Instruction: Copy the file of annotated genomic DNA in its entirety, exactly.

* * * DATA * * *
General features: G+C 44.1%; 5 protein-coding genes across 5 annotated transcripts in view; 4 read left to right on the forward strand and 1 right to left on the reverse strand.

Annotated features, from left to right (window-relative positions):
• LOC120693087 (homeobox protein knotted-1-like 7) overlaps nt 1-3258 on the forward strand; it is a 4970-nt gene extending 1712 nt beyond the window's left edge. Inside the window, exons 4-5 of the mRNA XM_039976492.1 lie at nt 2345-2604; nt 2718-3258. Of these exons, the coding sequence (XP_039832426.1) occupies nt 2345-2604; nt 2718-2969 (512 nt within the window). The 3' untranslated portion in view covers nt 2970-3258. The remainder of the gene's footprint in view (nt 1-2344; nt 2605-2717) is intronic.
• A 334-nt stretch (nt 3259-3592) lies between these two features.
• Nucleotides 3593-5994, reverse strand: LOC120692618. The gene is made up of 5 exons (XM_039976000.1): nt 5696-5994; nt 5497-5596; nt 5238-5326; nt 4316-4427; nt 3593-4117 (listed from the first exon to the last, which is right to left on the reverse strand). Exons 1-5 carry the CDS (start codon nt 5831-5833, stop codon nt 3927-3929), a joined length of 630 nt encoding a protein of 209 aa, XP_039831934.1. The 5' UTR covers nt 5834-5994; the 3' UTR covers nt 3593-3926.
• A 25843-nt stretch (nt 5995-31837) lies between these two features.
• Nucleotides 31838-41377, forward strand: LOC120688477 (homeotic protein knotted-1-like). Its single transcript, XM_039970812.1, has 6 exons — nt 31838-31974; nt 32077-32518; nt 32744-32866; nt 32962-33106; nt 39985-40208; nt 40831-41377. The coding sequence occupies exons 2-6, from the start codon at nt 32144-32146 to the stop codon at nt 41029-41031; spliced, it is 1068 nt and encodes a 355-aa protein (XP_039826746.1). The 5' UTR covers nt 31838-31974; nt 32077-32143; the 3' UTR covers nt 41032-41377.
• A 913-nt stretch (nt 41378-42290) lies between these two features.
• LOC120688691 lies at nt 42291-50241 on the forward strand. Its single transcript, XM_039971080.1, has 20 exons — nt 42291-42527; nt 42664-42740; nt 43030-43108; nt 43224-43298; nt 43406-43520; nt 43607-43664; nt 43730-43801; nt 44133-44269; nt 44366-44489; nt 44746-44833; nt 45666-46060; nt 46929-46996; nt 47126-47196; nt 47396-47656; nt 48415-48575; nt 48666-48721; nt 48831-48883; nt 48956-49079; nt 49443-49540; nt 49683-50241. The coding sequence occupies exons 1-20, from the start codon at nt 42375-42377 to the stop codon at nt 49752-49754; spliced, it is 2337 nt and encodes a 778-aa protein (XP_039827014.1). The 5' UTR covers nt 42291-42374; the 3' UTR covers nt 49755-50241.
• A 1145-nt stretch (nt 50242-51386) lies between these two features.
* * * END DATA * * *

General features: G+C 44.1%; 5 protein-coding genes across 5 annotated transcripts in view; 4 read left to right on the forward strand and 1 right to left on the reverse strand.

Annotated features, from left to right (window-relative positions):
• LOC120693087 (homeobox protein knotted-1-like 7) overlaps nt 1-3258 on the forward strand; it is a 4970-nt gene extending 1712 nt beyond the window's left edge. Inside the window, exons 4-5 of the mRNA XM_039976492.1 lie at nt 2345-2604; nt 2718-3258. Of these exons, the coding sequence (XP_039832426.1) occupies nt 2345-2604; nt 2718-2969 (512 nt within the window). The 3' untranslated portion in view covers nt 2970-3258. The remainder of the gene's footprint in view (nt 1-2344; nt 2605-2717) is intronic.
• A 334-nt stretch (nt 3259-3592) lies between these two features.
• Nucleotides 3593-5994, reverse strand: LOC120692618. The gene is made up of 5 exons (XM_039976000.1): nt 5696-5994; nt 5497-5596; nt 5238-5326; nt 4316-4427; nt 3593-4117 (listed from the first exon to the last, which is right to left on the reverse strand). Exons 1-5 carry the CDS (start codon nt 5831-5833, stop codon nt 3927-3929), a joined length of 630 nt encoding a protein of 209 aa, XP_039831934.1. The 5' UTR covers nt 5834-5994; the 3' UTR covers nt 3593-3926.
• A 25843-nt stretch (nt 5995-31837) lies between these two features.
• Nucleotides 31838-41377, forward strand: LOC120688477 (homeotic protein knotted-1-like). Its single transcript, XM_039970812.1, has 6 exons — nt 31838-31974; nt 32077-32518; nt 32744-32866; nt 32962-33106; nt 39985-40208; nt 40831-41377. The coding sequence occupies exons 2-6, from the start codon at nt 32144-32146 to the stop codon at nt 41029-41031; spliced, it is 1068 nt and encodes a 355-aa protein (XP_039826746.1). The 5' UTR covers nt 31838-31974; nt 32077-32143; the 3' UTR covers nt 41032-41377.
• A 913-nt stretch (nt 41378-42290) lies between these two features.
• LOC120688691 lies at nt 42291-50241 on the forward strand. Its single transcript, XM_039971080.1, has 20 exons — nt 42291-42527; nt 42664-42740; nt 43030-43108; nt 43224-43298; nt 43406-43520; nt 43607-43664; nt 43730-43801; nt 44133-44269; nt 44366-44489; nt 44746-44833; nt 45666-46060; nt 46929-46996; nt 47126-47196; nt 47396-47656; nt 48415-48575; nt 48666-48721; nt 48831-48883; nt 48956-49079; nt 49443-49540; nt 49683-50241. The coding sequence occupies exons 1-20, from the start codon at nt 42375-42377 to the stop codon at nt 49752-49754; spliced, it is 2337 nt and encodes a 778-aa protein (XP_039827014.1). The 5' UTR covers nt 42291-42374; the 3' UTR covers nt 49755-50241.
• A 1145-nt stretch (nt 50242-51386) lies between these two features.